Further–waay further—to my page on the Guangling Daoists, Hannibal Taubes has a fine, ever-growing, website documenting his ongoing research project (worthy of further funding!) on the iconography of rural temples in north China, with wonderful photos of murals taken by him and his assistants.
One of his main sites is the Yuxian–Guangling–Yangyuan region on the border of Hebei and Shanxi. The project—reminiscent of that of Willem Grootaers in the 1940s—is another illustration of the hidden depths of ritual culture in north China, so long a poor cousin of the south.
Such work can be a valuable adjunct to fieldwork on ritual practice. I hesitate to look forward to Hannibal expanding his already vast project to ritual paintings, and incorporating temple steles too…
Material like this may be more fruitful for the study of deities than for actual ritual life. But just a couple of examples from the website that do suggest the latter, from village temples in Yuxian just southeast of Yanggao. This is from a Dragon King temple in Yuxian, perhaps dating from the late Qing:
Here’s are two details of the procession at the foot. Leading the way, as ever, is a shawm band—in uniform, which by the 20th century was discarded:
Bringing up the rear, on the left (after the temple helper bearing the ritual umbrella) it shows a Daoist band—with chief vocal liturgist, a drum master, and players of the sheng mouth-organ, yunluo frame of ten gongs (now quite rare in the area), and guanzi oboe. The outsider might easily fail to notice that the latter figure (far right) is playing the guanzi—but locals, experiencing the shengguan ensemble at their village rituals all their lives, will recognize it at once.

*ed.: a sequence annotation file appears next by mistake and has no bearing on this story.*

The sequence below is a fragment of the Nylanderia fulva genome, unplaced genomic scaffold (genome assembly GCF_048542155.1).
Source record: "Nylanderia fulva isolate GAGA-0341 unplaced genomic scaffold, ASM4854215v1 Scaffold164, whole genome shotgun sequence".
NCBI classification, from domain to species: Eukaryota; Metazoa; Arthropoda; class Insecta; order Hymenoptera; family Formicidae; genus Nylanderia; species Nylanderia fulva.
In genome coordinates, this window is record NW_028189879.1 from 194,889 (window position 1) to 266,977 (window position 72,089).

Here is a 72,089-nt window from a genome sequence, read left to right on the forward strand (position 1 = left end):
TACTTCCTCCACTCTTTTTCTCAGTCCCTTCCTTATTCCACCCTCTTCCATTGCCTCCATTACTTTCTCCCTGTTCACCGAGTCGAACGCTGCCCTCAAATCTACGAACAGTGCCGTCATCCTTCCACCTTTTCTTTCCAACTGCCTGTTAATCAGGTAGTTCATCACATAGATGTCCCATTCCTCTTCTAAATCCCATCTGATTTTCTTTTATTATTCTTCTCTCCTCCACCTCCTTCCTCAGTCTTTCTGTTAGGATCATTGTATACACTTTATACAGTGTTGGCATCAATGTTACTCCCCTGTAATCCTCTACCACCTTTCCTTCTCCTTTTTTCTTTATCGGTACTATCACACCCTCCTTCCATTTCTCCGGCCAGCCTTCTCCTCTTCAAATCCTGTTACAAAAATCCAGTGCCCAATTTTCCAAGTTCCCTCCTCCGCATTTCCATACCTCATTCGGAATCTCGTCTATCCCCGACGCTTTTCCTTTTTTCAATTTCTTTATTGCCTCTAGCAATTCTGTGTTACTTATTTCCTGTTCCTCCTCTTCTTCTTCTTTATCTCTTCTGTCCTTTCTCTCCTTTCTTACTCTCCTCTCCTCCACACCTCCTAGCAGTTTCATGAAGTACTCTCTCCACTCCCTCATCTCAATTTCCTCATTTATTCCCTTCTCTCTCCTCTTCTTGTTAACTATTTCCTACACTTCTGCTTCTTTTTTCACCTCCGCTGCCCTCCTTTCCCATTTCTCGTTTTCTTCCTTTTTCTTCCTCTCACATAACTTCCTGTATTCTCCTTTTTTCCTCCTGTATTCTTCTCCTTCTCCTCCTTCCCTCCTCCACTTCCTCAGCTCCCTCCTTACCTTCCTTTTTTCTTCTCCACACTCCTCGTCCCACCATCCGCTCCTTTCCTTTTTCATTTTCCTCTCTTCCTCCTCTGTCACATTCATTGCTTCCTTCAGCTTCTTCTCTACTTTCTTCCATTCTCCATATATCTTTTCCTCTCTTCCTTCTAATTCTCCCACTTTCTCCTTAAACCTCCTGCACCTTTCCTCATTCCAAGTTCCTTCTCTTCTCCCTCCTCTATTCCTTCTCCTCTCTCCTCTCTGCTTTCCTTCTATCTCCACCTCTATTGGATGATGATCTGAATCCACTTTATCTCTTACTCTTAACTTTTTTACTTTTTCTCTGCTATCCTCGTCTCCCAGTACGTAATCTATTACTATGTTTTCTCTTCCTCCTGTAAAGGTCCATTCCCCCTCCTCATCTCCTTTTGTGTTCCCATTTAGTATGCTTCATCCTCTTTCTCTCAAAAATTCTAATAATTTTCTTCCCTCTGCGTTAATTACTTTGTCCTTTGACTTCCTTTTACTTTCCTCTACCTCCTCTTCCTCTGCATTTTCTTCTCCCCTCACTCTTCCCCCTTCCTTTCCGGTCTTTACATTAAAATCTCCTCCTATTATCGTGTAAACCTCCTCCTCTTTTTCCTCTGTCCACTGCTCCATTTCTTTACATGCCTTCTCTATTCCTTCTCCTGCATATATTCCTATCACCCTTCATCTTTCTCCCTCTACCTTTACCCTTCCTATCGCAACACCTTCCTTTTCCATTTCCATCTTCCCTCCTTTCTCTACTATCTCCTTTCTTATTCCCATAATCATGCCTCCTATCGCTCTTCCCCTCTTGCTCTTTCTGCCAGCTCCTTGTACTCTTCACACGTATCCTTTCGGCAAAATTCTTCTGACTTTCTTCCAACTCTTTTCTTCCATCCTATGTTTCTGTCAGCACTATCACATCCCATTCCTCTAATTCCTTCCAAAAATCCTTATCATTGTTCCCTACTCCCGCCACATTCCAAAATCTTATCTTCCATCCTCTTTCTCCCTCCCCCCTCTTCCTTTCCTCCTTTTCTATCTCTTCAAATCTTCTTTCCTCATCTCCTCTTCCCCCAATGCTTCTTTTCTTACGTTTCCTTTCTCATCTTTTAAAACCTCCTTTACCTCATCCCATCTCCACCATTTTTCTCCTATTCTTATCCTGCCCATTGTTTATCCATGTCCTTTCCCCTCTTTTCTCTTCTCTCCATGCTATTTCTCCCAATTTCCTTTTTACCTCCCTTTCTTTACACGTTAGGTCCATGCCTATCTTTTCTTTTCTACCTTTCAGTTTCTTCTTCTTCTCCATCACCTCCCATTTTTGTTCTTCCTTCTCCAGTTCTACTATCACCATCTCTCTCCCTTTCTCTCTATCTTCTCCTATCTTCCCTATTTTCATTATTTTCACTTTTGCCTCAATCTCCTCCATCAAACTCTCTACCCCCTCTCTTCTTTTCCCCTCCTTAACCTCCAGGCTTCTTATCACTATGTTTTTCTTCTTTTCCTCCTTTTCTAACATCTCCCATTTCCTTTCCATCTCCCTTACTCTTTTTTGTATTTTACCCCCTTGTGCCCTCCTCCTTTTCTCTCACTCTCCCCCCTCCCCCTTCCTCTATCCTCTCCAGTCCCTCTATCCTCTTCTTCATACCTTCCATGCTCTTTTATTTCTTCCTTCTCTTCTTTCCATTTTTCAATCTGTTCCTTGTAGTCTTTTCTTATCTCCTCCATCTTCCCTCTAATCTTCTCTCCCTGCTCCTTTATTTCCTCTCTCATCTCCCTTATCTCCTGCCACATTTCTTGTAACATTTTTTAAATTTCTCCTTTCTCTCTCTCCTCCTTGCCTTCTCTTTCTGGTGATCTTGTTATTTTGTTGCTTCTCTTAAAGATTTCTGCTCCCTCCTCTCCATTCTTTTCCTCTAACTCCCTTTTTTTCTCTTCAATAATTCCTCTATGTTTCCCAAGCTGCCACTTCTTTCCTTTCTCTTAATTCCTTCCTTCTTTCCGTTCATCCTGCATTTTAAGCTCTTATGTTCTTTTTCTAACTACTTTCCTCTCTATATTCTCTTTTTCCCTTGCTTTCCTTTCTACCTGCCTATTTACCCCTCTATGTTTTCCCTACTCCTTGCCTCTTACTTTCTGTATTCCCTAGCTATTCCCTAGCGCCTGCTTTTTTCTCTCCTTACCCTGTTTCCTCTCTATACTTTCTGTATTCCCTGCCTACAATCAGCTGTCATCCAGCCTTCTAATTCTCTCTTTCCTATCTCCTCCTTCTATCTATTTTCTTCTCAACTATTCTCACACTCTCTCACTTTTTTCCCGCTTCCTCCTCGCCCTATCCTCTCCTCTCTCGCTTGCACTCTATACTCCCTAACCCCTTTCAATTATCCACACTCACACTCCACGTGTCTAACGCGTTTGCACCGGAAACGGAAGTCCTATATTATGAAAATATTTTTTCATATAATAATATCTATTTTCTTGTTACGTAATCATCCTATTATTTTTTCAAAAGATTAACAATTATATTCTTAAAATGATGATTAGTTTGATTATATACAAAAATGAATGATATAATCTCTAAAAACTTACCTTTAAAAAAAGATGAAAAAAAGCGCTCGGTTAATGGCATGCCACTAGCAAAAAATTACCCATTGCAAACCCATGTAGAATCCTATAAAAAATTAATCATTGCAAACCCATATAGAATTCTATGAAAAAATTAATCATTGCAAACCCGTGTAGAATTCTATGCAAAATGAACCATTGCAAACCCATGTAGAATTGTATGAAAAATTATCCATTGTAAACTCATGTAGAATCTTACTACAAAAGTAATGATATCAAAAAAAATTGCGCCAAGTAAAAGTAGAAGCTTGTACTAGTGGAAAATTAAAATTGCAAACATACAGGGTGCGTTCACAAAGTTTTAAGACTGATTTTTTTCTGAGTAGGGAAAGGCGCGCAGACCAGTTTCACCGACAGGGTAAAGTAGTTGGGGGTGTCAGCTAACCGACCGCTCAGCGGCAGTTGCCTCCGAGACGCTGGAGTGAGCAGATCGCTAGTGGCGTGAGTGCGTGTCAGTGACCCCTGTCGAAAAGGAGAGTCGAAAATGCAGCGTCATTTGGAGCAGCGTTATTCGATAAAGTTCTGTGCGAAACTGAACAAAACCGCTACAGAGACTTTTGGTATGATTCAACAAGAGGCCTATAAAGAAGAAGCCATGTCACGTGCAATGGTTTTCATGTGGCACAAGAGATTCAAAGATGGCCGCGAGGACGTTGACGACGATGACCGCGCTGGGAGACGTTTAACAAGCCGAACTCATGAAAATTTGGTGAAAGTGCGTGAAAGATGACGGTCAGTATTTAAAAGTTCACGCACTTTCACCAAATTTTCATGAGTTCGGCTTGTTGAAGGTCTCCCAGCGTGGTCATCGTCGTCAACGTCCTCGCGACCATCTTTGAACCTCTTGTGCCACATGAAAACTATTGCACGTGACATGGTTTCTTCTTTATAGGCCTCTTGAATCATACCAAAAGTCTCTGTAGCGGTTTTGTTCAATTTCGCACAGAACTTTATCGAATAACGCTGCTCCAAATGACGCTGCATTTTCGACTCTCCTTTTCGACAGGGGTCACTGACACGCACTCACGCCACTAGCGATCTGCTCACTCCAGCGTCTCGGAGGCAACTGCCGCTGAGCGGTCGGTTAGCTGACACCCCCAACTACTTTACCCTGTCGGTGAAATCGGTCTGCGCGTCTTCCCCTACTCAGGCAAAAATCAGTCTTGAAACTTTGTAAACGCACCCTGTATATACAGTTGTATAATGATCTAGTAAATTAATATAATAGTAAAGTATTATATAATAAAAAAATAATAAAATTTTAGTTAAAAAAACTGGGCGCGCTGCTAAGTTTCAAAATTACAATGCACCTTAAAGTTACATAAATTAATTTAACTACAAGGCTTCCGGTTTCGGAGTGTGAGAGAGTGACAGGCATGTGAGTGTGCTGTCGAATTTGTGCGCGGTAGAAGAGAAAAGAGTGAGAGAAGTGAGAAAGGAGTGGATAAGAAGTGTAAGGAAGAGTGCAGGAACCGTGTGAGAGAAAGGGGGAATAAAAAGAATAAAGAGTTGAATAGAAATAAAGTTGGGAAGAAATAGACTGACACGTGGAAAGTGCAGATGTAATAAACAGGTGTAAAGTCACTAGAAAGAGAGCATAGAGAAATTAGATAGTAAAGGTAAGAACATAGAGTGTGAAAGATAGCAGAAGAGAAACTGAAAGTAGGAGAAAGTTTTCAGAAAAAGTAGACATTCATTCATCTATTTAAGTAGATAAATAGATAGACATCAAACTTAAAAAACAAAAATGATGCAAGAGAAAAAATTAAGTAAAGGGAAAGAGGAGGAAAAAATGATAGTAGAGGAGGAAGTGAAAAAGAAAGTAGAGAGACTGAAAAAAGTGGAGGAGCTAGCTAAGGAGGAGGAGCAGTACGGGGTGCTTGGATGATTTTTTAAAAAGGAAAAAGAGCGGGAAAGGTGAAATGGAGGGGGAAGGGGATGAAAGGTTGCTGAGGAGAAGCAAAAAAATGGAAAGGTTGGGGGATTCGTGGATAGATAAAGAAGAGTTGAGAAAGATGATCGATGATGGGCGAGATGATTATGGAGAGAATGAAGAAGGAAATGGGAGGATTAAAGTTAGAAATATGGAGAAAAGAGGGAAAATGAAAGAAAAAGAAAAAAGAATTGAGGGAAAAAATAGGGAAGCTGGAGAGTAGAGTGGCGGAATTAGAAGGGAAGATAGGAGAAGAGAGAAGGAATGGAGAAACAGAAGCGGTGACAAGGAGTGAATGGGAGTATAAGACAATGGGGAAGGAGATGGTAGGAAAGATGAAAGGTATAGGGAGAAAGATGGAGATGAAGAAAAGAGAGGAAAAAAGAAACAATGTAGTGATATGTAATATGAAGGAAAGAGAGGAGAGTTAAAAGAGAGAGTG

I won’t quibble with the marching order—the drummer always leads the way, but hey.
Below we see a similar quorum from another nearby Dragon King temple, dating from 1709. Here they wear the same red costumes as household Daoists today—as do the two trumpet players leading the way, though they should be from a separate shawm band…
As with any such iconography (one thinks of Renaissance depictions of angel musicians), we are confronted with the issue of how “realistic”, or how generic and idealized, such depictions may be as a portrayal of local ritual life at the time. This detail from my photo of a ritual painting by Li Qing’s Daoist uncle Li Peisen undoubtedly shows an authentic view of a 1940s’ ritual band (standing) such as the one that he himself led, with a group of seven—two guanzi, two sheng, yunluo (only three gongs?!), drum, and small cymbals:
The dizi flute, usually a member of the full shengguan ensemble, was perhaps less often used on procession—indeed, it’s largely fallen from use in this area since the 1990s. For the public ritual in the painting, the Daoists wear their red fayi costumes over their black dashan costumes, just as today. Interpreting such details is naturally informed by knowledge of the current scene.
Of course art is a valuable adjunct to our studies of ritual and religious life, but with my own stress on performance I find myself frustrated that it’s static, two-dimensional, and silent. Anyway, whatever your angle on Chinese religion, Hannibal’s site is fantastic new material, with rich potential.